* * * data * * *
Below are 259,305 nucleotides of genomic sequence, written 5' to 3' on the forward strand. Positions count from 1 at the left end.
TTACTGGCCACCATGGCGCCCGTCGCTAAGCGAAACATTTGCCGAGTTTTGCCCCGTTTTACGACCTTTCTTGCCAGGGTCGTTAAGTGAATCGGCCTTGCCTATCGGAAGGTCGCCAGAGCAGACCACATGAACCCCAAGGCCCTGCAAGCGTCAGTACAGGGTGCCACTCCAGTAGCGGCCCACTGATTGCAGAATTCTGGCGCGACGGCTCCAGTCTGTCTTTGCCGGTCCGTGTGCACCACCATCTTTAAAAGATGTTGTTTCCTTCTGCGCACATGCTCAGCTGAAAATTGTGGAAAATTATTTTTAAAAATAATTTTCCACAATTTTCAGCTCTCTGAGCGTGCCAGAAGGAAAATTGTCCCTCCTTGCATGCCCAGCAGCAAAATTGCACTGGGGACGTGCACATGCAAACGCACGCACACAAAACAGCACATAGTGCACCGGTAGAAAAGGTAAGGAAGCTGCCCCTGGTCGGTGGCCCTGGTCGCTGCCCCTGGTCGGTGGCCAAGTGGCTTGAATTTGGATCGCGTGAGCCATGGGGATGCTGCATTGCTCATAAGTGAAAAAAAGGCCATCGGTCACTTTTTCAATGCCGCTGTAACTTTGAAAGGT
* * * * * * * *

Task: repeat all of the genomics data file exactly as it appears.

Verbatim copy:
Below are 259,305 nucleotides of genomic sequence, written 5' to 3' on the forward strand. Positions count from 1 at the left end.
TTACTGGCCACCATGGCGCCCGTCGCTAAGCGAAACATTTGCCGAGTTTTGCCCCGTTTTACGACCTTTCTTGCCAGGGTCGTTAAGTGAATCGGCCTTGCCTATCGGAAGGTCGCCAGAGCAGACCACATGAACCCCAAGGCCCTGCAAGCGTCAGTACAGGGTGCCACTCCAGTAGCGGCCCACTGATTGCAGAATTCTGGCGCGACGGCTCCAGTCTGTCTTTGCCGGTCCGTGTGCACCACCATCTTTAAAAGATGTTGTTTCCTTCTGCGCACATGCTCAGCTGAAAATTGTGGAAAATTATTTTTAAAAATAATTTTCCACAATTTTCAGCTCTCTGAGCGTGCCAGAAGGAAAATTGTCCCTCCTTGCATGCCCAGCAGCAAAATTGCACTGGGGACGTGCACATGCAAACGCACGCACACAAAACAGCACATAGTGCACCGGTAGAAAAGGTAAGGAAGCTGCCCCTGGTCGGTGGCCCTGGTCGCTGCCCCTGGTCGGTGGCCAAGTGGCTTGAATTTGGATCGCGTGAGCCATGGGGATGCTGCATTGCTCATAAGTGAAAAAAAGGCCATCGGTCACTTTTTCAATGCCGCTGTAACTTTGAAAGGT